Work for the Long Haul


In a recent interview in the magazine gal-dem, Roxane Gay’s comments about cancel culture, a phrase I just learned from my daughter last night, are critical to a national conversation we desperately need to be having with ourselves and each other.

This conversation is not easy or simple or quick. It requires nuance, patience, and commitment — all skills eroded by a cultural moment that lends itself to reactivity and the hot topic du jour.

Related to this, in my mind, is something Leesa Renee Hall​ wrote recently about why “becoming an anti-racist is a lousy new year’s resolution.” Read that here, and join Leesa’s Patreon community for writing prompts and deep work around uncovering and addressing your unconscious bias.

This is all work for the long haul.

For the past month or so, probably since around the time Freedom School with Desiree Lynn Adaway​* ended in December, I’ve been thinking a lot about my own part in this movement. Truth be told, my thoughts have drifted to wondering whether anything I’ve done has made any difference. And each time I start indulging this self-referential reverie, I have the same wake-up call moment: IT IS NOT ABOUT ME.

Every single time I have thoughts like, “what am I really doing, anyway? Is anything I’m doing making a difference?” is an opportunity to peel away another onion-skin layer of internalized white supremacy.

This in of an itself is a significant aspect of addressing the ways in which whiteness is in me, whether I want it to be or not.

Centering myself, questioning the work if I can’t see the immediate “results,” as if anti-racism and social justice work is akin to going to the gym and expecting to see greater muscle definition after a few workouts.

For many well-intentioned white feminists, letting go of the need for evidence that we are “making a difference” is a humbling and crucial step on the long, decidedly not sexy road of becoming better allies.

We have to be more devoted to continuing to show up, listen, learn, and put our own agendas aside than we are in getting credit for our efforts, feeling good about our “impact” on the very individuals and communities we claim to be invested in yet unconsciously place ourselves above and apart from. This is what I mean by nuance.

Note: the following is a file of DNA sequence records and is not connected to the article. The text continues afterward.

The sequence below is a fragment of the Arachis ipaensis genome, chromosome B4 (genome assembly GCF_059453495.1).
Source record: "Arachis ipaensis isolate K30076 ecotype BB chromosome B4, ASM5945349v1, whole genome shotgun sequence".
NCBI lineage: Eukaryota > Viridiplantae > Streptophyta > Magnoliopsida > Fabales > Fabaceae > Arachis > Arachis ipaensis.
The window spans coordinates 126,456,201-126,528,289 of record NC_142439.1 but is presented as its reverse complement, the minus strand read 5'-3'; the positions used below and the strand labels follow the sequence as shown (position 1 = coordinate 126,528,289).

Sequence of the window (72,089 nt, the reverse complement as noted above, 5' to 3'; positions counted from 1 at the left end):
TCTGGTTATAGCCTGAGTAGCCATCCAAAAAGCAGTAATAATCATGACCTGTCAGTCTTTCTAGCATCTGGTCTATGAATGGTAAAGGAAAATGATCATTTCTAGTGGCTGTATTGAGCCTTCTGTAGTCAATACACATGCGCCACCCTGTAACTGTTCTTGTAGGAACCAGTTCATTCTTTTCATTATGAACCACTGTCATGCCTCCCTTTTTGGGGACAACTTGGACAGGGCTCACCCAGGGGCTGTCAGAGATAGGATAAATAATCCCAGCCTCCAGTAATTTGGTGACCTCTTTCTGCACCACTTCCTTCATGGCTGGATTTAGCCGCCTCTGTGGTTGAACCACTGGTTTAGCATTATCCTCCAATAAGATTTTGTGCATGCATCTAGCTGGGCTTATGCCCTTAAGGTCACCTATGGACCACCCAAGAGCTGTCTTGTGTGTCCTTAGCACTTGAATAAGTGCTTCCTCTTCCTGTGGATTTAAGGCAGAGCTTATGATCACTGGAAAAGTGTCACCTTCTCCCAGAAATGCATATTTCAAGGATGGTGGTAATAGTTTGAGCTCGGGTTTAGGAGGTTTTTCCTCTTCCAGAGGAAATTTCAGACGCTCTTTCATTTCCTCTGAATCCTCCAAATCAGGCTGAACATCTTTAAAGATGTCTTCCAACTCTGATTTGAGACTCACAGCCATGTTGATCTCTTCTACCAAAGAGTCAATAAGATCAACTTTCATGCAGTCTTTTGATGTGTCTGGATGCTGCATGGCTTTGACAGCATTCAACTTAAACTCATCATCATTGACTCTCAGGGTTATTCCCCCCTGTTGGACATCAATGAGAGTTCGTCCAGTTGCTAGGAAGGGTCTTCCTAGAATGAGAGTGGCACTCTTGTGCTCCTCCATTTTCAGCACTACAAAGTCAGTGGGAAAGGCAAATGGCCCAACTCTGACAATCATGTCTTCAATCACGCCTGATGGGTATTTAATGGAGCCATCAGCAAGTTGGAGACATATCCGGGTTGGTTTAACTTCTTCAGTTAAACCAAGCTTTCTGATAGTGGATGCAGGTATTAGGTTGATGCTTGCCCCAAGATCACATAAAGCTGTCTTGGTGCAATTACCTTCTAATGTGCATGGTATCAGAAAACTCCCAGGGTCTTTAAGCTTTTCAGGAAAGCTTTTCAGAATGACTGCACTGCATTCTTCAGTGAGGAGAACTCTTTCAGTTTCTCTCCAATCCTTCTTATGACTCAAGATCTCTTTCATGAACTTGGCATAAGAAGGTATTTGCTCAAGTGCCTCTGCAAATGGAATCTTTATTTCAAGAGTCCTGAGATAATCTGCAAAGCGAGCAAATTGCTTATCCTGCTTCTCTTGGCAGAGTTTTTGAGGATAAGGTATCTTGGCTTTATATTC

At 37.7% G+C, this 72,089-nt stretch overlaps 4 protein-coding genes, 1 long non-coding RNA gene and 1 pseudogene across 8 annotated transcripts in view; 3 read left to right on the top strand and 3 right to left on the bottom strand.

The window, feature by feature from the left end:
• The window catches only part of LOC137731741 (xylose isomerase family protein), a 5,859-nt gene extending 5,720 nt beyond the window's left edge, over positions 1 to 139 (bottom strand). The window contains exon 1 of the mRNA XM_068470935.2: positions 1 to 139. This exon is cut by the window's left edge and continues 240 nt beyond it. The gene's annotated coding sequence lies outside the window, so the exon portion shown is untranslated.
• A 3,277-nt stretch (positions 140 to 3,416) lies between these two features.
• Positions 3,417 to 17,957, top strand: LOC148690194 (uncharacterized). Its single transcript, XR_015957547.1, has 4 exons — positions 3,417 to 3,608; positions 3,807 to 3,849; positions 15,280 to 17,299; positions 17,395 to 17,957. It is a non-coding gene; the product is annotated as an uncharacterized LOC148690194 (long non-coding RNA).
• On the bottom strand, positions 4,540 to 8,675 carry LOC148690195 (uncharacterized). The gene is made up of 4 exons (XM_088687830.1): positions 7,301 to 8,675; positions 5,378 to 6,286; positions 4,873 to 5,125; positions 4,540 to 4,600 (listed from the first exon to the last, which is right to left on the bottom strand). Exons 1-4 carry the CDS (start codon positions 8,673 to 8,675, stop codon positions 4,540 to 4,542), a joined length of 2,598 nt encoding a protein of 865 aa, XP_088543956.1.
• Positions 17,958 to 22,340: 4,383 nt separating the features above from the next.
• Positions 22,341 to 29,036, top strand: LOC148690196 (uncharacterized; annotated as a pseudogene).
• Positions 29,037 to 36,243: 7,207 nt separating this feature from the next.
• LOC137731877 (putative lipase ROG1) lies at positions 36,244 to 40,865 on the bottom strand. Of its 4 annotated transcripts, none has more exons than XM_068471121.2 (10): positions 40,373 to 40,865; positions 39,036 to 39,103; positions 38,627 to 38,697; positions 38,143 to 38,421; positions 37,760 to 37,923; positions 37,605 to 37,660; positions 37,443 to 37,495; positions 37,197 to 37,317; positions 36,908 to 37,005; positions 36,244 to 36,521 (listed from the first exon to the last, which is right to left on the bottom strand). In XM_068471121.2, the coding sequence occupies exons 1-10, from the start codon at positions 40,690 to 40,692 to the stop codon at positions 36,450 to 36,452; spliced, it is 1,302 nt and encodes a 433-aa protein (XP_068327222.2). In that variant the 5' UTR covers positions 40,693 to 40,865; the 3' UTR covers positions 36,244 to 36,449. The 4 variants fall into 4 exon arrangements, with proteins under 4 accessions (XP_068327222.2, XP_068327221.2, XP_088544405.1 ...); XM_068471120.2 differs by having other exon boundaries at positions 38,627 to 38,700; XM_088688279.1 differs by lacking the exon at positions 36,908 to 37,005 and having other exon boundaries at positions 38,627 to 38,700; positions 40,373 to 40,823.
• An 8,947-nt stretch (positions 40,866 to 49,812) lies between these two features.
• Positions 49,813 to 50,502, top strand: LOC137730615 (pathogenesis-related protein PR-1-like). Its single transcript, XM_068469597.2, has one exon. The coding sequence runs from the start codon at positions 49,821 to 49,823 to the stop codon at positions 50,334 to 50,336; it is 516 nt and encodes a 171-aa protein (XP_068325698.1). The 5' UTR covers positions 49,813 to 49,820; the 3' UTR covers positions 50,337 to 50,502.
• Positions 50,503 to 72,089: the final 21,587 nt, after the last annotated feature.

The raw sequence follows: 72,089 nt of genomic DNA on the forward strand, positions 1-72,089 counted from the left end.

We have to keep expecting more of ourselves. This means questioning our questions, and, more importantly, stepping out of the “I” mentality that keeps our focus inward rather than on the real stakes: People’s lives and systems designed to denigrate and destroy individual dignity and entire communities.

This is work for the long haul.

* There is still time to sign up for 2019 Freedom School, which begins at the end of January.

Grappling with Radical Honesty in Reactive Times

Image: The Daily Don

I’ve started this sentence six ways to Sunday. I keep watching the bird feeder instead — the elegant mourning doves, who seem to wait their turn while the littler sparrows and finch peck away, unlike the blue jay bullies who, while beautiful to look at, just barrel in and take over the joint.

The reason I’m hesitating is because I want to write about some things I’m observing as more and more people wake up to the atrocities our government is committing, and I don’t want to fall into the self-righteous, liberal white people camp that shames others rather than opens doors to real dialogue, learning, growth, and action.

Does that mean I should just keep quiet on this front? May it go without saying that I, like you, have an ocean of unconscious bias to discover. I’m doing this by reading, writing, being quiet, listening, and learning from people of color and other white people who are also reading, writing, being quiet, listening, and learning from people of color and each other.

When I don’t hear a political peep from religious friends, I wonder where they stand.

When friends are suddenly outraged, calling this “a new low,” I wonder where they stand..

I simply wonder.

Maybe they are active in their place of worship or community in ways they choose not to share on social media. Not everyone is public or visible in their activism.

Maybe they are working through their own trauma. Maybe maybe.

I realize lately, I am still more bound up in “niceness” than I care to admit.

I do not want to alienate people who may indeed be grappling with their privilege and not sure what steps to take.

I do not want to alienate those who I’ve come to know in writing groups or school yards, just because they aren’t publicly taking a stand against policy brutality.

I do not want to assume what I don’t know.

I know many, many good people. I say “good” meaning: Compassionate, civically engaged, hearts-in-the-right-place people. Cycles of outrage on social media, if not coupled with tangible, organized actions, achieve little more than to exhaust us. And an exhausted “us” cannot sufficiently keep going, keep fighting.

Let me bring this down to earth. Yesterday, Mani and I sat talking for a long time, about how to take care of our lives, how to direct our time and money as we can to suffering right here in our town, and at the same time not look away or check out from what’s happening in our country. If it’s true that one-third of Americans are vehemently against this government and working in some capacity to dismantle the structures and systems that have brought us to this day, one-third of Americans actively condone and support white supremacy, and one-third don’t care (which blows my mind, I might add — we talked about this part all on its own for a quite a while), then that means those of us who give a shit are in the minority.

Bottom line question here: Is there any possibility of righting this ship enough to truly change course?

We’ve been moving in this direction all along.

So that is another thing I find myself baffled and frustrated by: The number of people popping up and asking, “How?”